Presentation on theme: "Desktop Delivery and Interlibrary Loan _________ RobTiessen/University of Calgary Library."— Presentation transcript:
Desktop Delivery and Interlibrary Loan _________ RobTiessen/University of Calgary Library
Rise of Ariel and then Desktop Delivery Ariel emerged as an alternative to faxing in 1990 – 1992. Prospero and other software programs emerged in 1999 that allowed libraries to post documents to web and send the requestor an email with a password to access the document. Canadian Libraries for the most part have not used post-to-web or other technologies to send digital copies of documents to users.
Traditional Interpretation of Copying for Users Section 30.2 allows libraries to act on behalf of their patrons in fair dealing. Before (and maybe after CCH) most libraries believed they couldn’t legally, have the right to provide interlibrary loan of copies or provide photocopying services without section 30.2.
Restrictions to Libraries in 30.2 30.2(5) states that the copy given to the patron must not be in digital form. If an article is being photocopied from a newspaper or periodical other than a scholarly, research or technical periodical, the article has to be at least one year old. Works of fiction, poetry, drama or musical works in non-scholarly periodicals are not allowed.
Technical Adherence to 30.2(5) via TPM’s To comply with 30.2(5) the user cannot receive a digital copy. Libraries have interpreted this to mean that they must physically give the user a paper copy. What would a system require to be able to give a user a print copy over the web without giving the user a “digital” copy?
System Requirements to comply with 30.2 Restrict to one print copy because section 30.2(4) requires that a user can only receive a single copy. Cannot download a copy. Not able to preview the copy because previewing would make a copy in the user’s web cache.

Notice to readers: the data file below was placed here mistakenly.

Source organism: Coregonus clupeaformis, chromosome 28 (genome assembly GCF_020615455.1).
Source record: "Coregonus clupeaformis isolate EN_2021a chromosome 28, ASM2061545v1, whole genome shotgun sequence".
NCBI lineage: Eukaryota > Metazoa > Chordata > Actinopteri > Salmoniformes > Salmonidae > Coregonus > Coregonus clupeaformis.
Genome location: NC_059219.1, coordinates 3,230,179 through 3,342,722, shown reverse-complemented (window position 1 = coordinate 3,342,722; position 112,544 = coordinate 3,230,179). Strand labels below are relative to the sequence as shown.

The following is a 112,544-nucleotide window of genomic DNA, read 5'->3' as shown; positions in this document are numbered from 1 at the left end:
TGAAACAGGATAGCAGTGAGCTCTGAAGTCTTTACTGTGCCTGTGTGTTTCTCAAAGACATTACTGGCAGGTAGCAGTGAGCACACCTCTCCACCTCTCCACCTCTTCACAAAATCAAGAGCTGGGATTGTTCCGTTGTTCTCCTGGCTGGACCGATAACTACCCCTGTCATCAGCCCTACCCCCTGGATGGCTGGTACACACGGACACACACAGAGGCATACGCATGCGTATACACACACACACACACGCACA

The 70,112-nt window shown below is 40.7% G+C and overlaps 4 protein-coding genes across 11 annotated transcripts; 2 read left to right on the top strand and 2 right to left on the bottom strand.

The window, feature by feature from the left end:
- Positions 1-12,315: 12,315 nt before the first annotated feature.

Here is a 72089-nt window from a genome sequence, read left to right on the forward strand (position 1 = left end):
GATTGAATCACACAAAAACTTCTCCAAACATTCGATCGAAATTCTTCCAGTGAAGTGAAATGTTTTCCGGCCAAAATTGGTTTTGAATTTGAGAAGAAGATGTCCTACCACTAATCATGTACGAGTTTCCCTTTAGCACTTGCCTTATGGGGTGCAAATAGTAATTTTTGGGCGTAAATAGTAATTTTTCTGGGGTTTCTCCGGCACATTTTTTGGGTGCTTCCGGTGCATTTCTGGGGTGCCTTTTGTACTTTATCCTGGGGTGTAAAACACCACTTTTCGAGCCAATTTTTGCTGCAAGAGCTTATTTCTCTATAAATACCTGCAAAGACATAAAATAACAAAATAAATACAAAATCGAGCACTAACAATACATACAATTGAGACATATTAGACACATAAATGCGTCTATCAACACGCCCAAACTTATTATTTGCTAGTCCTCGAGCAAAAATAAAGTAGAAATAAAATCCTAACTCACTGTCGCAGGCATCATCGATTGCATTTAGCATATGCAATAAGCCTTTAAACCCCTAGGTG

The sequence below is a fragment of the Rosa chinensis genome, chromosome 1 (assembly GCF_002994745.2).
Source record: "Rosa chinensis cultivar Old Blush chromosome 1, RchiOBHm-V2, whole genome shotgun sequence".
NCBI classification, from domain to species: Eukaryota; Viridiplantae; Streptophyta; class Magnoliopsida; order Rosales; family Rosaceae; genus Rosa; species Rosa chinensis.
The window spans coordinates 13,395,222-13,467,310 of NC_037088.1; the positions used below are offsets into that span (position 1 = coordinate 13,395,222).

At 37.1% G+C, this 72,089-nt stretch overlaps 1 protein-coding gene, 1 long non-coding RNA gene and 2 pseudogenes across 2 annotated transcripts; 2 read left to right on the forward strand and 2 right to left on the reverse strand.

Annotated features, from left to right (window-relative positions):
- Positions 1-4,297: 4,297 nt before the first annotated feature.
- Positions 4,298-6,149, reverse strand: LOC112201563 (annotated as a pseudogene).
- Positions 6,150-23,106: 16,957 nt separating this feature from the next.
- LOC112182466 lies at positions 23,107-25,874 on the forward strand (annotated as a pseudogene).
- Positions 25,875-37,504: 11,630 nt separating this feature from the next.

Systems that can already do this Relais International makes two products that can do this: http://www.relais-intl.com/ Relais Enterprise Relais ILL Rights Market makes a DRM that works with email. http://www.rightsmarket.com/
CCH vs. the Law Society of Upper Canada Great Library of the Law Society of Upper Canada sued by legal publishers for: Providing a photocopy service for patrons Providing self-service photocopiers in the library Faxing photocopy requests to patrons
Relying on fair dealing not the library exemption Para. 49 of the Supreme Court Judgement CCH Canadian Vs. the Law Society of Upper Canada: … the s. 29 fair dealing exception is always available. Simply put, a library can always attempt to prove that its dealings with a copyrighted work are fair under s. 29 of the Copyright Act. It is only if a library were unable to make out the fair dealing exception under s. 29 that it would need to turn to s. 30.2 of the Copyright Act to prove that it qualified for the library exemption.
Large & liberal interpretation Para. 51 of the Supreme Court Judgement : "Research" must be given a large and liberal interpretation in order to ensure that users' rights are not unduly constrained…. Lawyers carrying on the business of law for profit are conducting research within the meaning of s. 29 of the Copyright Act.